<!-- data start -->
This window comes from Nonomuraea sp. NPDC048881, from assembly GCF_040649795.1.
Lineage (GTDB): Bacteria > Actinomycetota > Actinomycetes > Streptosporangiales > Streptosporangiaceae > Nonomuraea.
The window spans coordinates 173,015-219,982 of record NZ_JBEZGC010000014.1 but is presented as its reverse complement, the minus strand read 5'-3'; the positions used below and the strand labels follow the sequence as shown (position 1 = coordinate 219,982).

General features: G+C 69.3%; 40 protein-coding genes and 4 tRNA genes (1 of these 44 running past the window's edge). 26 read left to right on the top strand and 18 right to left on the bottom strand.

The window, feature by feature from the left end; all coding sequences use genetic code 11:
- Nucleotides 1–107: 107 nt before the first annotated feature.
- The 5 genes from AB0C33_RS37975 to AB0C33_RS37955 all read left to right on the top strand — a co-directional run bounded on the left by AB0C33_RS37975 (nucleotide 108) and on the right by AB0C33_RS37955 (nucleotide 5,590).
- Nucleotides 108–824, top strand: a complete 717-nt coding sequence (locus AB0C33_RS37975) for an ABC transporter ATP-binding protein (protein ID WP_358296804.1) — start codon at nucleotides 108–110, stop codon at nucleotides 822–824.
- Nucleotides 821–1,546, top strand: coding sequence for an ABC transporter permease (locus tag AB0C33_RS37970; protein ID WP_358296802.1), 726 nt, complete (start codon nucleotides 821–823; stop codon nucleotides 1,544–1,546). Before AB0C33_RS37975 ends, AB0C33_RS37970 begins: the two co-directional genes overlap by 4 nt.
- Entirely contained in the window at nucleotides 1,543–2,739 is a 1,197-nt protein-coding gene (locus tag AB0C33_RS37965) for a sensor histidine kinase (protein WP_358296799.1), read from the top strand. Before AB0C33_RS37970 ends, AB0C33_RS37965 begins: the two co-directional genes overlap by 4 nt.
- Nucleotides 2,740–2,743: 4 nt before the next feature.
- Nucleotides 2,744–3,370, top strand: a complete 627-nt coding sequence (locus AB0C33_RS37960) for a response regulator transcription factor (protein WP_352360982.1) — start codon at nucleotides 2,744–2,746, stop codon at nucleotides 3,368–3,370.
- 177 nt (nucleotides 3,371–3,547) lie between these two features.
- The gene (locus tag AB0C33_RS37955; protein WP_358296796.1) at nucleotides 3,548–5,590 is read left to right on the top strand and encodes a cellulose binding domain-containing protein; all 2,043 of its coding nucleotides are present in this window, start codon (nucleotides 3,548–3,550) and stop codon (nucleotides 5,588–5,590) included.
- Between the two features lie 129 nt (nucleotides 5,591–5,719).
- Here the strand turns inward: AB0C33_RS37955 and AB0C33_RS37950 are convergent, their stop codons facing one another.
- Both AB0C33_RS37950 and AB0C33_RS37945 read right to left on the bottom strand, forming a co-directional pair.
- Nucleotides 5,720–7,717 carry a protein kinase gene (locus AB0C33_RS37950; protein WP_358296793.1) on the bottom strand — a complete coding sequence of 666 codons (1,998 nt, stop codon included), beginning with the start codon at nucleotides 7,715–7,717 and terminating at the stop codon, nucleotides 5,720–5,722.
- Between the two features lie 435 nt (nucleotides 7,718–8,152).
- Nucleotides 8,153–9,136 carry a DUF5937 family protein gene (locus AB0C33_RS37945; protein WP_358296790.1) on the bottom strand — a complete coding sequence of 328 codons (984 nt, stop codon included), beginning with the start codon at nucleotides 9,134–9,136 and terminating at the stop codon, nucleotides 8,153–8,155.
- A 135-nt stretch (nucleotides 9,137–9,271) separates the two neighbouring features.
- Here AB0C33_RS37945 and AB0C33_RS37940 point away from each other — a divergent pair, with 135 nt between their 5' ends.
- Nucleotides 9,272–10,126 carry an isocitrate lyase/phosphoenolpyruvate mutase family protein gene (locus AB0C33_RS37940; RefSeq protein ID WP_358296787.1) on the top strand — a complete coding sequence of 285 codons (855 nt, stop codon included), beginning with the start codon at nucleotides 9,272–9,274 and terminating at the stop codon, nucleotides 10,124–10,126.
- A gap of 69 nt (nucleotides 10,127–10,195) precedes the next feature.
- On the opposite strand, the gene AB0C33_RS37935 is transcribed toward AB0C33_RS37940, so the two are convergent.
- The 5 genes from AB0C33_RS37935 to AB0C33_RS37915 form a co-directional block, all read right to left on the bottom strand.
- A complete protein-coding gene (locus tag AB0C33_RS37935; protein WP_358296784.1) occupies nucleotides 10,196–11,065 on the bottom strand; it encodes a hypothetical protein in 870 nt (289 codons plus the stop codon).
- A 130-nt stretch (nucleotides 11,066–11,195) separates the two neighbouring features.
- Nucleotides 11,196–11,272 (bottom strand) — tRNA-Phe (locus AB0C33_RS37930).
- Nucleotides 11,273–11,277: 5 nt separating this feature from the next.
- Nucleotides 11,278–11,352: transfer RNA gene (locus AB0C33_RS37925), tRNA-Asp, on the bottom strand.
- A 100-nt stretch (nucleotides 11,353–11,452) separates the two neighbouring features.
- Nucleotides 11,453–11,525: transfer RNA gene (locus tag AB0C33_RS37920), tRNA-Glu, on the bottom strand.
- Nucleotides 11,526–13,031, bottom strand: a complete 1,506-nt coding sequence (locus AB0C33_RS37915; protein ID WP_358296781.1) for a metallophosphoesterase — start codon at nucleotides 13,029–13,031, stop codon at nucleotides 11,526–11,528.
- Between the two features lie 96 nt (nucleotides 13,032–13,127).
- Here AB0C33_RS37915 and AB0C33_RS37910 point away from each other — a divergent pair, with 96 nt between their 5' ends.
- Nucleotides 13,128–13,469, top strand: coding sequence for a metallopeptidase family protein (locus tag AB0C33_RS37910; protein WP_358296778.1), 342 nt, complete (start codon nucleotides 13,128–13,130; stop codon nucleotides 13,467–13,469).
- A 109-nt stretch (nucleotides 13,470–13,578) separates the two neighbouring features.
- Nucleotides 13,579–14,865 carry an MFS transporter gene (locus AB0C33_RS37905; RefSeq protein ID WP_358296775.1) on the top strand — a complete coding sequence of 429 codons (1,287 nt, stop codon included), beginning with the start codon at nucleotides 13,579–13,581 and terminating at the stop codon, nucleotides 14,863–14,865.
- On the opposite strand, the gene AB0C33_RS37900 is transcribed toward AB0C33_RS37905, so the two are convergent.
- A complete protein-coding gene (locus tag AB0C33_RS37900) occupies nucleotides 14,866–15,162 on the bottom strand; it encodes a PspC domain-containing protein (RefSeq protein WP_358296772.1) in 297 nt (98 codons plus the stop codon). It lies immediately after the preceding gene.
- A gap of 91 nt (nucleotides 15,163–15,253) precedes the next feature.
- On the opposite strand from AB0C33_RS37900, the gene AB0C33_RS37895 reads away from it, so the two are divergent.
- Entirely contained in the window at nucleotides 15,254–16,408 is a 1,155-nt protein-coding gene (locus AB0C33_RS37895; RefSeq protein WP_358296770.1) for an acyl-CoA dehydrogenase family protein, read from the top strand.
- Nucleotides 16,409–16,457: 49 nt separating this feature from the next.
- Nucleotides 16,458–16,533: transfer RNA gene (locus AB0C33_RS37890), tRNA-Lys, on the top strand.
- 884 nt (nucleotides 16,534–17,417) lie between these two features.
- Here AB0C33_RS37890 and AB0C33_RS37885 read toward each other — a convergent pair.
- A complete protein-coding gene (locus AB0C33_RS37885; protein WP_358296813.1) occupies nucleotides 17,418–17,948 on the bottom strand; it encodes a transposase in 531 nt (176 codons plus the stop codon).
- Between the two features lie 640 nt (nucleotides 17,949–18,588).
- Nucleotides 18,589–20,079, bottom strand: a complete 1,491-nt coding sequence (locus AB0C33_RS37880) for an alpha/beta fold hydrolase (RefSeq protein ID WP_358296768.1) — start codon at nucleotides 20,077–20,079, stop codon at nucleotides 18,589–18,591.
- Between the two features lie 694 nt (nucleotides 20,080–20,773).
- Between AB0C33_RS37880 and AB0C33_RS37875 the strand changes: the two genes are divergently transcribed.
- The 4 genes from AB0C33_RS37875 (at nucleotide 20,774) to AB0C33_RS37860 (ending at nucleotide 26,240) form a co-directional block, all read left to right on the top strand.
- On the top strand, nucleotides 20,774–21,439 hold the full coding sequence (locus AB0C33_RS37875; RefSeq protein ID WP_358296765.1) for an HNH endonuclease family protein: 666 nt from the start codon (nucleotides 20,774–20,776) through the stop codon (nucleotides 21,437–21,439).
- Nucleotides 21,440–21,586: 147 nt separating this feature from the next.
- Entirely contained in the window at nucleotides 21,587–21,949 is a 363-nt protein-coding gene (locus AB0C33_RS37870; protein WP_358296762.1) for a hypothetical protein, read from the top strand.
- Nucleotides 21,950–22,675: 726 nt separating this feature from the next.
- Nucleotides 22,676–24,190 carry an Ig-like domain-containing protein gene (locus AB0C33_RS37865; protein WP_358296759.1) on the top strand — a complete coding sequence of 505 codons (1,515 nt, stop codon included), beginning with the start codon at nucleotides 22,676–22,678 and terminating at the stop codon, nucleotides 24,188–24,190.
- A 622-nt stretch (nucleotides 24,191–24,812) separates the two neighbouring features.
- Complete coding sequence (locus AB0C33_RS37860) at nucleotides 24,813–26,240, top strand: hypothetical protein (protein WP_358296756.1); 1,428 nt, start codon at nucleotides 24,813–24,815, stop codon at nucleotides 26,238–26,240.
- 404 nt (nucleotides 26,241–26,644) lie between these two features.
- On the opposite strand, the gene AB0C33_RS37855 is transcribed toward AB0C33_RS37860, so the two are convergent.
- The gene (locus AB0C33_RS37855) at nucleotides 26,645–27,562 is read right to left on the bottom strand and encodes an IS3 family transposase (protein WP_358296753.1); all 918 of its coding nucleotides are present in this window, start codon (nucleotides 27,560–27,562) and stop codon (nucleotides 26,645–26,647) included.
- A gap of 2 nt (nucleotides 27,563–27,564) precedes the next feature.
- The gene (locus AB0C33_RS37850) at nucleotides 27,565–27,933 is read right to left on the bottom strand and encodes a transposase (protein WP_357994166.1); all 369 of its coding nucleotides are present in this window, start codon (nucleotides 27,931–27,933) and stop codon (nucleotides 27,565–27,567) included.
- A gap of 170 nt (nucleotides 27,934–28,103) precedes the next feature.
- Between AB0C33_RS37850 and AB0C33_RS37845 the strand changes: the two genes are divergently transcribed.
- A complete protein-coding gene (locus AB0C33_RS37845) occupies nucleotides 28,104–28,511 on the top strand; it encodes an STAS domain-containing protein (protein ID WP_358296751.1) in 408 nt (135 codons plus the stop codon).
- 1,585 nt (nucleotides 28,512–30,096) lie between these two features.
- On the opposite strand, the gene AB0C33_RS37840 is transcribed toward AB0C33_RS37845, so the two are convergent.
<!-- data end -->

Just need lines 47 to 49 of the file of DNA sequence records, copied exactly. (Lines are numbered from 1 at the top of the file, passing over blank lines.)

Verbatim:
- 884 nt (nucleotides 16,534–17,417) lie between these two features.
- Here AB0C33_RS37890 and AB0C33_RS37885 read toward each other — a convergent pair.
- A complete protein-coding gene (locus AB0C33_RS37885; protein WP_358296813.1) occupies nucleotides 17,418–17,948 on the bottom strand; it encodes a transposase in 531 nt (176 codons plus the stop codon).